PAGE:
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Senate Republicans Turn To Donors Who Refuse To Aid Trump

While many are consumed with the race for the Presidency, the race to control the Senate is also happening this year.

The 2016 elections have a special relationship. Many political donors who regularly aid the Republican Party are either refusing to donate or donating significantly less this election because of Donald Trump.


Just some of these donors include: The Republican Jewish Foundation who has decreased their donations from $16.5 million in 2012 to $5,400 in 2016, Stanley F. Druckenmiller of New York, Seth Klarman of Boston, Jeffrey Yass of Susquehanna International group and Paul Singer of Elliott Management.

In addition to these big name donors, Joe and Marlene Ricketts who own TD Ameritrade, a multi-billion dollar online stock-trading company have previously aided the Republican campaigns $30 million dollars but are not donating this year. After criticizing the presumptive Republican presidential nominee, the couple received a tweet from Trump saying "They better be careful."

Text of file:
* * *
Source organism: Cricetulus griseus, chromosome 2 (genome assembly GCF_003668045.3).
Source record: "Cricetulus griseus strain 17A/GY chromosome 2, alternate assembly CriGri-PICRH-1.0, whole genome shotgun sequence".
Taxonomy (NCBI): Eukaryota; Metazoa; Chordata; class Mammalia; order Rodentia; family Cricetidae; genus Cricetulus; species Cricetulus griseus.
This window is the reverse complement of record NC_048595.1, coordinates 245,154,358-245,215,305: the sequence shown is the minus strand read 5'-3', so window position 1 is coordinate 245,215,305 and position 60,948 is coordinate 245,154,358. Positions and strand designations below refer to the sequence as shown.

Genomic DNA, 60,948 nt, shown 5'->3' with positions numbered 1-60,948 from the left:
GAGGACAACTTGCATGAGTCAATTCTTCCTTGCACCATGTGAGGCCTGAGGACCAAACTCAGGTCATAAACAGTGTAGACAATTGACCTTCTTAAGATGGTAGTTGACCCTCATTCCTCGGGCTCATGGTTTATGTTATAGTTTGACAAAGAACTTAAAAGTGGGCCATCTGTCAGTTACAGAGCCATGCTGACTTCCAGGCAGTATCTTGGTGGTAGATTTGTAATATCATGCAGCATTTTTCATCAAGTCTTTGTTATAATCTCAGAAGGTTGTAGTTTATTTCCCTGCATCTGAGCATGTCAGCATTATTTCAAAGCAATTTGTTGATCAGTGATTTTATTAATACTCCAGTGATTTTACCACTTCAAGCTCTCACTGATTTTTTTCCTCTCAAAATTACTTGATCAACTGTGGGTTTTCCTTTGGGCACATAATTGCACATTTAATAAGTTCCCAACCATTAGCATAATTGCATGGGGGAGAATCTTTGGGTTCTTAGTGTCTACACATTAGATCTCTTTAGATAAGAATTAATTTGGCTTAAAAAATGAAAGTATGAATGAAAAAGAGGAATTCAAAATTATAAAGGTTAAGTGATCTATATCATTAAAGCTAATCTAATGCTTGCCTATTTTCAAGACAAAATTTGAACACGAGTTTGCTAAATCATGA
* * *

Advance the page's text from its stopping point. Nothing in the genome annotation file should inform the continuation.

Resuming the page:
Charles and David Koch have also been very critical of Trump and are unlikely to donate as well.

This opens the door for Senate campaigns to gain an advertising advantage against the Democrats.

The current U.S. Senate is controlled by Republicans at 54 to 45.

This election year there are 34 seats up for grabs and 24 of them are currently held by Republicans. The Democrats are looking for four or five seats to regain control.

According to CNN, other donors who have regularly donated to Republican campaigns plan to “reinvest their fortunes in these outside groups and essentially sit out of the presidential race” because Trump steamrolled their favored Republican Presidential candidates in the primaries. 


Senate Republicans up for reelection, especially the vulnerable ones like Sen. Mark S. Kirk (R-IL), Sen. Ron Johnson (R-WI), Sen. Patrick J. Toomey (R-PA) and Sen. Kelly Ayotte (R-NH) could use the money not going to Trump.

McConnell-Rove network and the Koch Brothers give $1.5 million in aid to Sen. Marco Rubio’s race in Florida and Chamber of Commerce has spent $13 million in November Senate races. National Republican Senatorial Committee is investing $28 million in fall races but this number is expected to grow. 

“A lot of people decided that the Senate races are equally important -- and in some cases, people have decided that they're more important," said Bob Pence to CNN. 

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